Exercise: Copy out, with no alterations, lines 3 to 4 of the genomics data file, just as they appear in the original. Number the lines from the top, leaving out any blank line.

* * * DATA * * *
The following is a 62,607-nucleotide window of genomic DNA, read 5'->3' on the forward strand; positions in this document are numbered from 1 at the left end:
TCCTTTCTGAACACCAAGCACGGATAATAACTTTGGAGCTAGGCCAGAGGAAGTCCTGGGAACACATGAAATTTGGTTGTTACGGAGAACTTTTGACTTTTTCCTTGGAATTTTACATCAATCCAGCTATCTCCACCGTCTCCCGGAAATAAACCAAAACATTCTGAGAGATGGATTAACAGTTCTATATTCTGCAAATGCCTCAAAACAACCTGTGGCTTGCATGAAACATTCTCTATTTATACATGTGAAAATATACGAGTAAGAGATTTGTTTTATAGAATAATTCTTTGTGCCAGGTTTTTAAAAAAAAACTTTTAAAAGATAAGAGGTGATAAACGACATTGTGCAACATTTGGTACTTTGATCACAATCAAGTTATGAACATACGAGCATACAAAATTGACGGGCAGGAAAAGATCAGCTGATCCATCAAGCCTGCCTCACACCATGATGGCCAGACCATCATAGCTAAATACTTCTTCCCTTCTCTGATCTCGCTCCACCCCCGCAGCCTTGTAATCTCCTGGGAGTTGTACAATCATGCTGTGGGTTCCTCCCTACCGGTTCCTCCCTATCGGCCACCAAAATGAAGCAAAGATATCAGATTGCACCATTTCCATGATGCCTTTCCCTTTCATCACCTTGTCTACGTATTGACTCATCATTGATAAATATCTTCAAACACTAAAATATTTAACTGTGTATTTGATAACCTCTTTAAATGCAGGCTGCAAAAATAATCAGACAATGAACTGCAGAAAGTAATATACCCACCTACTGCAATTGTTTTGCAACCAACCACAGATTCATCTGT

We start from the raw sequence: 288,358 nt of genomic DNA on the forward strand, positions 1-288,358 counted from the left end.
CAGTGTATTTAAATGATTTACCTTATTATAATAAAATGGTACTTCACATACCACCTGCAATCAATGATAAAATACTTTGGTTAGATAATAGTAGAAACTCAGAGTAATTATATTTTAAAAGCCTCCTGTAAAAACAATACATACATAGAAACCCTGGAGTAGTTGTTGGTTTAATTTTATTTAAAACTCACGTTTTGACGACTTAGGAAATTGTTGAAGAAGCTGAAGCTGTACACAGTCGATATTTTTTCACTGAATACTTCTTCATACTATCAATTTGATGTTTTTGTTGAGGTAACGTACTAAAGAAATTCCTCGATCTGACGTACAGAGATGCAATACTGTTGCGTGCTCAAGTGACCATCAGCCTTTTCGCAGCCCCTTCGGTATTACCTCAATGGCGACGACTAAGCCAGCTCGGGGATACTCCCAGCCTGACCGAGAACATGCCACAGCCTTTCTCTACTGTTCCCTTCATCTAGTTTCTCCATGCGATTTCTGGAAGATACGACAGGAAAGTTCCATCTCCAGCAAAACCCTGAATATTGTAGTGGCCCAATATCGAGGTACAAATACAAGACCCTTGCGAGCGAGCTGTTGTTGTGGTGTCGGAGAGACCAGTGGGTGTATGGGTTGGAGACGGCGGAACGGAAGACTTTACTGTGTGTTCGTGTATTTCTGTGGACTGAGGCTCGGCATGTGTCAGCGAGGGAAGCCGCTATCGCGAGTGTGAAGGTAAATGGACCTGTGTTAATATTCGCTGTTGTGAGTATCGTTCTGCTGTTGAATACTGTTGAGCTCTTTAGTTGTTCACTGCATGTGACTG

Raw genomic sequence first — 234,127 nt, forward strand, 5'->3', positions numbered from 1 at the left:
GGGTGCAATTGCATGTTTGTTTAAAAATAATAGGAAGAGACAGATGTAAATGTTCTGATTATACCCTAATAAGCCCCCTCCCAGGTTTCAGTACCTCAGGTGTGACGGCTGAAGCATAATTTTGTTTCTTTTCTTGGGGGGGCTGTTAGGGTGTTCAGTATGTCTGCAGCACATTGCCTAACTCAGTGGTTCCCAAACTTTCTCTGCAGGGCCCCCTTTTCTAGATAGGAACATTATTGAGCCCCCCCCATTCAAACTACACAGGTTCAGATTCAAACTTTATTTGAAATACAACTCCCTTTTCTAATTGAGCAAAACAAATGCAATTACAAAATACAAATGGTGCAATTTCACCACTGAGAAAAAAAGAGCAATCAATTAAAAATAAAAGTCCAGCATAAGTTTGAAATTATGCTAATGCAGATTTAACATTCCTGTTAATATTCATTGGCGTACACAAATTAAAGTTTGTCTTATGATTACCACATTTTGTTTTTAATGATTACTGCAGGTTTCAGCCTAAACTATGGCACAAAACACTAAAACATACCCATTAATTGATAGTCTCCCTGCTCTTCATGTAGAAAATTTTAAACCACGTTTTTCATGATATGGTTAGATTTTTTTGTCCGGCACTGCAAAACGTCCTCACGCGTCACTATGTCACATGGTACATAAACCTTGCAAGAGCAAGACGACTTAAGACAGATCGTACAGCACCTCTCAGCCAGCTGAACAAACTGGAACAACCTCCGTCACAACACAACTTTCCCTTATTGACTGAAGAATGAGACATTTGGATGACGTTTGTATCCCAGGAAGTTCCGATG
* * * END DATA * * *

We start from the raw sequence: 288,358 nt of genomic DNA on the forward strand, positions 1-288,358 counted from the left end.
CAGTGTATTTAAATGATTTACCTTATTATAATAAAATGGTACTTCACATACCACCTGCAATCAATGATAAAATACTTTGGTTAGATAATAGTAGAAACTCAGAGTAATTATATTTTAAAAGCCTCCTGTAAAAACAATACATACATAGAAACCCTGGAGTAGTTGTTGGTTTAATTTTATTTAAAACTCACGTTTTGACGACTTAGGAAATTGTTGAAGAAGCTGAAGCTGTACACAGTCGATATTTTTTCACTGAATACTTCTTCATACTATCAATTTGATGTTTTTGTTGAGGTAACGTACTAAAGAAATTCCTCGATCTGACGTACAGAGATGCAATACTGTTGCGTGCTCAAGTGACCATCAGCCTTTTCGCAGCCCCTTCGGTATTACCTCAATGGCGACGACTAAGCCAGCTCGGGGATACTCCCAGCCTGACCGAGAACATGCCACAGCCTTTCTCTACTGTTCCCTTCATCTAGTTTCTCCATGCGATTTCTGGAAGATACGACAGGAAAGTTCCATCTCCAGCAAAACCCTGAATATTGTAGTGGCCCAATATCGAGGTACAAATACAAGACCCTTGCGAGCGAGCTGTTGTTGTGGTGTCGGAGAGACCAGTGGGTGTATGGGTTGGAGACGGCGGAACGGAAGACTTTACTGTGTGTTCGTGTATTTCTGTGGACTGAGGCTCGGCATGTGTCAGCGAGGGAAGCCGCTATCGCGAGTGTGAAGGTAAATGGACCTGTGTTAATATTCGCTGTTGTGAGTATCGTTCTGCTGTTGAATACTGTTGAGCTCTTTAGTTGTTCACTGCATGTGACTG